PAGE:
It was a horrifying idea to me, as a happy wife and proud mother of three with a comfortable life. My life was perfect, too perfect to disrupt.
As the shocking theme of “adoption” morphed into an even more terrifying theme of “adoption of an older Russian boy,” I wrestled with God over His unlikely and unwelcomed proposal. This valley became a season of preparation, when God revealed Himself to me in ways that strengthened my faith, and set me on a path toward Him, one tiny step at a time.
In 2002, armed with a mustard-seed of faith, God led us to Russia to bring home beautiful, lively, seven-year-old Roma. It soon became apparent that this little boy, this gift I tried to reject, was an extravagant reward for my meager obedience. We congratulated ourselves for saving this precious little boy. We couldn’t know how God would transform our faith, using Roma.
In the next season of my life, my joy was complete. My family and friends had embraced little Roma from the beginning and watched him grow into a confident, charming young man. My faith was deep. And all was well in my world.
In 2013, I sensed God dramatically moving in my life again. This time God’s movement came with a premonition of suffering. Dread and a hyper awareness of God was my paradoxical response. I knew whatever was in my future, I must cling to God. I thanked Him that this time I trusted Him without reservation.
In 2014, my sweet, lovable Roma headed down a dark road of alcohol and marijuana abuse. But even in that valley, God was always close, and I experienced God’s grace in hair raising ways. And right before the challenges went into high gear, I was told in a dream to “write it all down.” (Read the Hound of Heaven Winks to begin that miraculous series of posts.)
Every challenged we faced, I thanked God for the premonitions He had given me, because I was not caught off guard by surprise. Each time I was thankful, because the consequences of Roma’s rebellion weren’t TOO terrible. I kept telling myself, “This could be so much worse.” I thanked God for protecting Roma and revealing Himself to many of us, including Roma, who were watching the God Stories unfold.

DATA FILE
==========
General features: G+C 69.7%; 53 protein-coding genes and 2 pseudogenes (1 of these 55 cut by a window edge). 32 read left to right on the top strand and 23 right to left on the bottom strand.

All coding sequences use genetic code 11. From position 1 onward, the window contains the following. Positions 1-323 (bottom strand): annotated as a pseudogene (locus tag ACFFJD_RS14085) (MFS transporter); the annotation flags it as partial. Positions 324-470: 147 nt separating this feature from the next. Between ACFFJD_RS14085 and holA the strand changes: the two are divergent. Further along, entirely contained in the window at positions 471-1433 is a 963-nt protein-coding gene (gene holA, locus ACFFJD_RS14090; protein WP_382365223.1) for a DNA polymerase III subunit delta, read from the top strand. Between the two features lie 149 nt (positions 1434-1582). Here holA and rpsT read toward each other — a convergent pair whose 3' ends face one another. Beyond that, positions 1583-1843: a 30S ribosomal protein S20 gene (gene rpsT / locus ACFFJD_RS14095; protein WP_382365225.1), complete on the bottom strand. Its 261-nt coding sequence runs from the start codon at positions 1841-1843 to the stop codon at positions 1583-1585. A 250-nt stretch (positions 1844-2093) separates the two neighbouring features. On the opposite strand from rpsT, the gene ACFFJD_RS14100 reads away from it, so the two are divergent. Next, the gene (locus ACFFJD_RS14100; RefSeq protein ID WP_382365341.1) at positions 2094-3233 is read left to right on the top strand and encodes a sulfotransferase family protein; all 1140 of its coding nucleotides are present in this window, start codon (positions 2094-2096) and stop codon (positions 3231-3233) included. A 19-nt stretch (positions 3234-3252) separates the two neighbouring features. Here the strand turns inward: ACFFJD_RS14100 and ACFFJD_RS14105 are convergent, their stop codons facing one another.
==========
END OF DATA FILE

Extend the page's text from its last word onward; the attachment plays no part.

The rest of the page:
But the foreboding continued. Roma wandered away from our family again in the middle months of 2015. I was powerless to change him. I had to turn him over to God. My friends worried that I wasn’t worried. But if I truly believed what I claimed to believe, I wasn’t supposed to worry. I had put Roma in the loving and capable Hands of our Father God. “God loves Roma more than I do,” I would remind myself and others. But oh how I loved that boy! My peace was real, and those who doubted began to trust too.
Then, finally, in October of 2015, the Prodigal Son returned. He was repentant, he sought God and mercy. We spent time talking honestly about God. Roma had a hunger for Him that was brand new. He was a joy to be around again.
After seven joy filled weeks with our transformed son, on December 7, Roma died from a fall from a ladder. When the heartbreaking news came, I was not surprised. God had so lovingly and thoroughly warned me to be prepared. If God had warned me, He had known ahead of time. I had to believe Roma’s death was part of God’s Divine timing.
Anna: What an amazing story this is. I’d encourage our readers to also read your book and blog because there are even more of these amazing examples of God’s goodness through it all. I was SO encouraged in reading your book and then following what God was doing to reunite Roma with his birth sister and family.
In what ways have you seen God minister to others through your deep valleys?
Debbie: In that protective fog of the first days, I was showered with Divine Love. And miracles. The veil has been thin between Heaven and earth at times. As devastated as I was, and still am, I trust God. Heartsick friends and neighbors witnessed the peace we had. And the miracles. In the middle of our collective pain, we were in awe of God’s great love.
Although I think social media is Satan’s tool, God can use it to Good. On my sites, I tried to continue pointing people to God in our circumstances, because He was so real to me in that dark valley. Soon friends were listening intently or reading with eagerness, the stories I would share of God’s Nearness in the midst of our pain.
When our concerned friends rallied around us after Roma died, they saw that God had given us strength and sincere faith. I had faced the hard question, “Did I believe that God is really who He said He is. And did I believe Heaven was a real place. If so, I would miss Roma presence, but not despair over his absence. I would also have to celebrate that Roma was indeed free and with God in Heaven. I learned those first few days that God can be trusted. And, at least for some, my friends were comforted as I could confidently point to God with gratitude.
Anna: I have been touched to read along on your blog about God drawing near to you and your family through this. I especially loved reading about the pink roses you wrote about here: Pink Roses, Beauty for Ashes!